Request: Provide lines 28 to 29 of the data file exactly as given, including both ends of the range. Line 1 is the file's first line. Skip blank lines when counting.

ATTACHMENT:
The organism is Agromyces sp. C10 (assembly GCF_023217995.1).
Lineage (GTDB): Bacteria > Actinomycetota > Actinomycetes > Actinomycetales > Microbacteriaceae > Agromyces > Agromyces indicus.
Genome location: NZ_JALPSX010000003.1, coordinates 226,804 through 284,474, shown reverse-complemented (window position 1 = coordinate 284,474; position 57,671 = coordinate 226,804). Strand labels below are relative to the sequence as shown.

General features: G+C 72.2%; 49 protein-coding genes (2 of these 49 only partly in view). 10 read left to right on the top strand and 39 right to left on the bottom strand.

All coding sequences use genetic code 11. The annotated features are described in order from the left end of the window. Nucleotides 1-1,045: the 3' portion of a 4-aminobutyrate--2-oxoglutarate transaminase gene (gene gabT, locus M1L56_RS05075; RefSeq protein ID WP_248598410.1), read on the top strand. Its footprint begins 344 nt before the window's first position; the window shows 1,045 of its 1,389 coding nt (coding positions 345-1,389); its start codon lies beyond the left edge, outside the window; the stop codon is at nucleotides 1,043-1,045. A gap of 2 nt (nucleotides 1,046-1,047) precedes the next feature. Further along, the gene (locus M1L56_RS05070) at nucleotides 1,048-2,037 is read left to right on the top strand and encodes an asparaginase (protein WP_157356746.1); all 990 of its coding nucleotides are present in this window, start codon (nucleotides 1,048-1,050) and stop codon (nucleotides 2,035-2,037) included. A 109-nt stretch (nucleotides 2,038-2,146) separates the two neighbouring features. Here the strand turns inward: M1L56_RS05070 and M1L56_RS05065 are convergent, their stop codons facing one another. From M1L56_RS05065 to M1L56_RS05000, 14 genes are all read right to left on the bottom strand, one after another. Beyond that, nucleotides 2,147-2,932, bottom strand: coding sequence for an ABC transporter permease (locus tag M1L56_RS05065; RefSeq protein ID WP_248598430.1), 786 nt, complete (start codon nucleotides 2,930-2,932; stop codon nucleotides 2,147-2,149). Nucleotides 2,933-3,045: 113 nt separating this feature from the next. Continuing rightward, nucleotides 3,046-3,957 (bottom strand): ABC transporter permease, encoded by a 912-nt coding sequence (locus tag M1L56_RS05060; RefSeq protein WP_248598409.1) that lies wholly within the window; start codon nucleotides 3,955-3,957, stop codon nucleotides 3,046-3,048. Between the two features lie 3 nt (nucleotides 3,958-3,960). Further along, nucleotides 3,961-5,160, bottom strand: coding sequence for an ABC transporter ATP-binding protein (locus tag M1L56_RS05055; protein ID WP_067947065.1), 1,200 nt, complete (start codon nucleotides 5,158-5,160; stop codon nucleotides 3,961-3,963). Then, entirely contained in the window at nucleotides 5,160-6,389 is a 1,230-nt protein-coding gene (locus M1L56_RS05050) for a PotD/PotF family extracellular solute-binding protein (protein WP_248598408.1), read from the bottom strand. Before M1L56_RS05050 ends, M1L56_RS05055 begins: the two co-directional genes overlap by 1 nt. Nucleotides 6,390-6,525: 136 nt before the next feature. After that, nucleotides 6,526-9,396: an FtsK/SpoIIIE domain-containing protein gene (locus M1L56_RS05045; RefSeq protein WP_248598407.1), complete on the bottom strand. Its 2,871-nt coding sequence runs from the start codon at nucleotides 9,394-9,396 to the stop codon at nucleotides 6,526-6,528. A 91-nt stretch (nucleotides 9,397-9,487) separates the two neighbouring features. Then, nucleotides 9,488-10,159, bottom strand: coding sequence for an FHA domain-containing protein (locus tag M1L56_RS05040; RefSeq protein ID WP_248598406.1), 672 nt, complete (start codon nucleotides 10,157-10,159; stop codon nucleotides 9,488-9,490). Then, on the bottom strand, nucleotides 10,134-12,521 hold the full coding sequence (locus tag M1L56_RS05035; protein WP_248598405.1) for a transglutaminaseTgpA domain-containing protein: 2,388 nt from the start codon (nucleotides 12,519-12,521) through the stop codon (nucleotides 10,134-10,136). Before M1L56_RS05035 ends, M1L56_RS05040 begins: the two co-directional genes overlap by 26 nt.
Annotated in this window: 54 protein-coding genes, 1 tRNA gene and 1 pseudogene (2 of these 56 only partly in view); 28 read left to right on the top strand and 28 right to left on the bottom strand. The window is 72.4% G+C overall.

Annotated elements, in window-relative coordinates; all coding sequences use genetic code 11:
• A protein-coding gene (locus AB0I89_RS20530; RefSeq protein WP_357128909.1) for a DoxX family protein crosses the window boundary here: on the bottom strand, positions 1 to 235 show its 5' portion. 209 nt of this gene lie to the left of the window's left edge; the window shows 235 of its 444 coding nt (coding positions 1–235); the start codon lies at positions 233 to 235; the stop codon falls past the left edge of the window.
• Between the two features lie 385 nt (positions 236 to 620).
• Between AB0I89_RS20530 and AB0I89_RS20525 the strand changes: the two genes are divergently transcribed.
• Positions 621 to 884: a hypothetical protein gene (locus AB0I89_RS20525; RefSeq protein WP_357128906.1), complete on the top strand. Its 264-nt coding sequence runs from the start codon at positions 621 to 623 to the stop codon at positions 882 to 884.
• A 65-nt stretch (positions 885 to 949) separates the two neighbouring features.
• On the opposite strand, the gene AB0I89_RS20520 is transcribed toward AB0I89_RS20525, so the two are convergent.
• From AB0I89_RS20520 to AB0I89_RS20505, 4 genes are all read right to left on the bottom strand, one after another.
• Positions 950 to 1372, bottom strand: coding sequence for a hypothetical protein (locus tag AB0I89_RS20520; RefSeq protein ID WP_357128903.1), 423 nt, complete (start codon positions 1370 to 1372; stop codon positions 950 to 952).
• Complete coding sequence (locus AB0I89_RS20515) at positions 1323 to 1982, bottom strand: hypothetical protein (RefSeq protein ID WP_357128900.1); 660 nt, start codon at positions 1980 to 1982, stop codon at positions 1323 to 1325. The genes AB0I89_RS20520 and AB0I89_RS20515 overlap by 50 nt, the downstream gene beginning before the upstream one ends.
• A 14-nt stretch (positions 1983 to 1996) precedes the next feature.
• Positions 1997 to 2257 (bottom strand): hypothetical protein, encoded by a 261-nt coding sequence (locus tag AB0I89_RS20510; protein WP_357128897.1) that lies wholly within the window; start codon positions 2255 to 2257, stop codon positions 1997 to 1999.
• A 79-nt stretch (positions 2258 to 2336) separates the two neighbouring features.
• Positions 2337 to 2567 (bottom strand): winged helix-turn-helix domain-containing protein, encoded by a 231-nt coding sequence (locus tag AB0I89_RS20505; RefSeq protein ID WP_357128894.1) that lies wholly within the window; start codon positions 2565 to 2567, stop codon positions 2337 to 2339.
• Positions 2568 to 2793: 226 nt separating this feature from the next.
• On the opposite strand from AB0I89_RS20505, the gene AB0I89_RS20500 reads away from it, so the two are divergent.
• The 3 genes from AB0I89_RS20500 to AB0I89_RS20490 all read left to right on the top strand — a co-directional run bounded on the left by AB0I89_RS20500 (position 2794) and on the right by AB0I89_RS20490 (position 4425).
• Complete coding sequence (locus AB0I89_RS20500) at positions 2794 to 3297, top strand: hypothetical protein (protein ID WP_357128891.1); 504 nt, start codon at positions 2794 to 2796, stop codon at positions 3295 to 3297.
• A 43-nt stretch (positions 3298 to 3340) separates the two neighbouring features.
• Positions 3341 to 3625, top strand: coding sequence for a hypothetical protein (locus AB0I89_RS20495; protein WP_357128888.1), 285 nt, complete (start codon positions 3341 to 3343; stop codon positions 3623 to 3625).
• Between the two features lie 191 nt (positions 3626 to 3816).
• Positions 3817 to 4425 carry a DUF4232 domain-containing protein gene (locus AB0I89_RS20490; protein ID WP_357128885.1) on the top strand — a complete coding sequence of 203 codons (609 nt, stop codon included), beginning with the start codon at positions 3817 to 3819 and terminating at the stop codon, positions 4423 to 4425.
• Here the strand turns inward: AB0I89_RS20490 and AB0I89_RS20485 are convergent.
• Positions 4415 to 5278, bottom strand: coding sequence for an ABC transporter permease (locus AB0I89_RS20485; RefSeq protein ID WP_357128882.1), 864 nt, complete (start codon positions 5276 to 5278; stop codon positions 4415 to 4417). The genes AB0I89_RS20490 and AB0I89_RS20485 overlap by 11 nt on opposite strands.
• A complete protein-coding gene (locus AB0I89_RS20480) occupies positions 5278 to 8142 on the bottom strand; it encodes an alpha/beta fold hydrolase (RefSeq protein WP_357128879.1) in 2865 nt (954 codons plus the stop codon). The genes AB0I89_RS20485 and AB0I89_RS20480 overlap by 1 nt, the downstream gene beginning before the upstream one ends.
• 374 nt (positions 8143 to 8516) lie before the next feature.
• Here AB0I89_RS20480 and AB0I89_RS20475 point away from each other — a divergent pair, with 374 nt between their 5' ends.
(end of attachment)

• Positions 3817 to 4425 carry a DUF4232 domain-containing protein gene (locus AB0I89_RS20490; protein ID WP_357128885.1) on the top strand — a complete coding sequence of 203 codons (609 nt, stop codon included), beginning with the start codon at positions 3817 to 3819 and terminating at the stop codon, positions 4423 to 4425.
• Here the strand turns inward: AB0I89_RS20490 and AB0I89_RS20485 are convergent.